These and other aspects of the invention are apparent from and will be elucidated with reference to the embodiments described hereinafter.
In the drawings:
FIGS. 1-14 show a series of stages of a first implementation of a method according to the invention;
FIGS. 15-18 show a series of stages of a second implementation of a method according to the invention.
It is to be noted that the drawing is only diagrammatic and not to scale. Furthermore, three regions denoted A, B and C can be distinguished in the cross-sections. An EEPROM cell with the associated access or selection transistor is provided in region A. A p-channel high-voltage transistor is provided in region B, and region C serves for the logic (n and p-channel transistors). The n-channel high-voltage transistors are made in the same way as the access transistor of the EEPROM cell.
The method starts from a semiconductor body 1, at least the indicated surface region of which is p-type doped. In a conventional manner, for example by means of local oxidation, the body 1 is provided with a pattern 2 of field oxide having a thickness of, for example 500 nm which defines the various active regions A, B, C etc. After the oxidation step, the oxidation mask is removed and replaced by the approximately 40 nm thick oxide layer 3. The implantation mask 4 leaving the body 1 exposed at the location of the p-channel HV transistor (HV is an abbreviation of High Voltage) is provided on this layer in the conventional manner. P-ions are provided in the silicon body by means of implantation at the locations defined by the mask 4 (diagrammatically shown by way of arrows in the drawing) for the n-type well 5 for the p-channel HV transistor in region B. The n-well implantation of the high-voltage p-channel transistor is not performed simultaneously with the n-well implantation for the p-channel transistors of the CMOS logic so that it is possible to adapt the doping profile of the n-well of the HV p-channel transistor to specific high-voltage requirements, particularly regarding the breakdown voltage of the HV p-channel transistors.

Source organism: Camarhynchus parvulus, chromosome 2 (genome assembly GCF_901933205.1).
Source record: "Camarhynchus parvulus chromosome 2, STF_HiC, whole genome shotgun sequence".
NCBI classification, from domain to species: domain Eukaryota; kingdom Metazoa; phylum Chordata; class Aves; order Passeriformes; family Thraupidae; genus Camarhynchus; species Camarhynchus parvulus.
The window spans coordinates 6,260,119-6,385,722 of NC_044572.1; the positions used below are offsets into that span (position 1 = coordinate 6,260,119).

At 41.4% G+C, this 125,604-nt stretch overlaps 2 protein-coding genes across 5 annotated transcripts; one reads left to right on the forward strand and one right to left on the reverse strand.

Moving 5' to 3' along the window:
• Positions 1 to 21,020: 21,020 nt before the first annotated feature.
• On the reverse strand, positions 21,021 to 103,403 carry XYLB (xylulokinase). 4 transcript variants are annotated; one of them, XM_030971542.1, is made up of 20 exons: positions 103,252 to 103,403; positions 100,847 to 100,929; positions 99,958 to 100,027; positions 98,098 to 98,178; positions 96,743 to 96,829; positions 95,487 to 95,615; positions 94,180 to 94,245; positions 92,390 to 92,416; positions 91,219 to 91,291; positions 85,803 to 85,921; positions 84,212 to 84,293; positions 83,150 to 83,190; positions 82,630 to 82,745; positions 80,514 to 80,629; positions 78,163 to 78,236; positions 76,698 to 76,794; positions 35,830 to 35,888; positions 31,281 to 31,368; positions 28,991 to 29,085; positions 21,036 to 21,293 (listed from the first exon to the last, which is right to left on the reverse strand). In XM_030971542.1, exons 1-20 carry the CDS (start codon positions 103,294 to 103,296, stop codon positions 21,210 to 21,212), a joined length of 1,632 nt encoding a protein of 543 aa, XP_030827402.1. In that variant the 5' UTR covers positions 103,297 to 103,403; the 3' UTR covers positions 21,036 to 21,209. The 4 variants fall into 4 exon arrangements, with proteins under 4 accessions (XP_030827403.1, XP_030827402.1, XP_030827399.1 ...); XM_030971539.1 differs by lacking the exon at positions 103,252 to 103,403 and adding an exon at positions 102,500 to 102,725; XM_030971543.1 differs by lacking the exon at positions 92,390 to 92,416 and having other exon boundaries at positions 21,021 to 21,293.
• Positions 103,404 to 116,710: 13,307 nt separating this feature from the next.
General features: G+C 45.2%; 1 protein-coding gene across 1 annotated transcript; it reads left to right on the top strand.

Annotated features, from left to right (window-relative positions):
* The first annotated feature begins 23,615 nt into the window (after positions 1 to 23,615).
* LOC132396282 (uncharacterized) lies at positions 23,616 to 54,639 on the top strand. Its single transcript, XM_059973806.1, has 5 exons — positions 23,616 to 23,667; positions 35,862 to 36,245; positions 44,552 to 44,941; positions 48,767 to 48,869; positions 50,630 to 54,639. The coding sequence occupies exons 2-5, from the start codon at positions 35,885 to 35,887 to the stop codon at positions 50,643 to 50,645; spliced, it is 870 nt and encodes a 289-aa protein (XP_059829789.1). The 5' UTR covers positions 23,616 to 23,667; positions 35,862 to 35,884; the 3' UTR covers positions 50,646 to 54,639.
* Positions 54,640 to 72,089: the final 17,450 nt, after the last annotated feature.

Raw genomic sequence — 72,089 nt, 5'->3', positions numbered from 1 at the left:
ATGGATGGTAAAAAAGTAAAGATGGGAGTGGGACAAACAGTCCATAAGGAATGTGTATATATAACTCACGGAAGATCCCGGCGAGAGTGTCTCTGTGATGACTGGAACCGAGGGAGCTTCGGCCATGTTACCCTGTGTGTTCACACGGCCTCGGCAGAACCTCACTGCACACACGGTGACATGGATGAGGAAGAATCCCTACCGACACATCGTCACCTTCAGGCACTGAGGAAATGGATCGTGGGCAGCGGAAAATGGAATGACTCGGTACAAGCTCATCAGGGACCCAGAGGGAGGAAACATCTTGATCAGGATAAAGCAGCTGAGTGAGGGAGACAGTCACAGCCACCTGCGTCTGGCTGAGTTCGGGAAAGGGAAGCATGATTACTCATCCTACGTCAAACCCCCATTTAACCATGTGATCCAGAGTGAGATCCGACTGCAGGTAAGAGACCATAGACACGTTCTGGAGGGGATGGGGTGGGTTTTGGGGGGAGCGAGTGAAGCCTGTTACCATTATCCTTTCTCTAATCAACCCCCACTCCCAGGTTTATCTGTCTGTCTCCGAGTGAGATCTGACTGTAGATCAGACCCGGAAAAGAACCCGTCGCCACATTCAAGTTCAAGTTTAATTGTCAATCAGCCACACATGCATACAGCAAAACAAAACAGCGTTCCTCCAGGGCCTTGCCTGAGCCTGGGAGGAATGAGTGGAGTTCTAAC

As will be apparent hereinafter, the HV p-channel transistor is otherwise manufactured by means of the same process steps as the p-channel transistors in the CMOS logic. After the implantation, the mask 4 is removed, whereafter the implantation mask 6 (FIG. 2) is provided, which masks the regions B and C and leaves the region A of the memory cell exposed. As will be evident, the mask 6 also leaves regions exposed elsewhere on the silicon body 1 where n-channel HV transistors are required in the peripheral electronics of the EEPROM. The non-masked parts of the semiconductor body, i.e. the region A and regions where further n-channel HV transistors are formed, are p-type doped by means of implantation of boron ions so as to obtain the p-type HV-well 7. Subsequently, the mask 6 is removed.
In a subsequent stage, shown in FIG. 3, the implantation mask 8 is provided which has an aperture 9 in the tunnel region to be formed in the EEPROM cell.
Via this aperture, P-ions are implanted in the semiconductor body so as to obtain the n-type injection region 10, whereafter the mask 9 can be removed again. In this stage, the oxide layer 3 can be removed and a new oxide layer 12 having a thickness of, for example, 25 nm can be formed by thermal oxidation. The oxide layer 12 will be the gate oxide in the high-voltage transistors and in the EEPROM cells.
FIG. 4 shows the stage where an implantation mask 11 is provided which leaves the surface exposed in the region where the p-channel transistor of the CMOS logic is provided. By way of implantation, n-type impurities are provided so as to obtain the low-voltage n-type well 13. The low-voltage p-type well 15 is formed similarly by implantation of boron ions via apertures in the implantation mask 14 (FIG. 5). It is to be noted that in this example, as shown in the drawing, the last two implantations are performed only in region C of the logic. In a variant (not shown) of this process, these implantations may be alternatively used to form extra channel stopper zones under the field oxide in the high-voltage region B and in the EEPROM region A under the field oxide 2.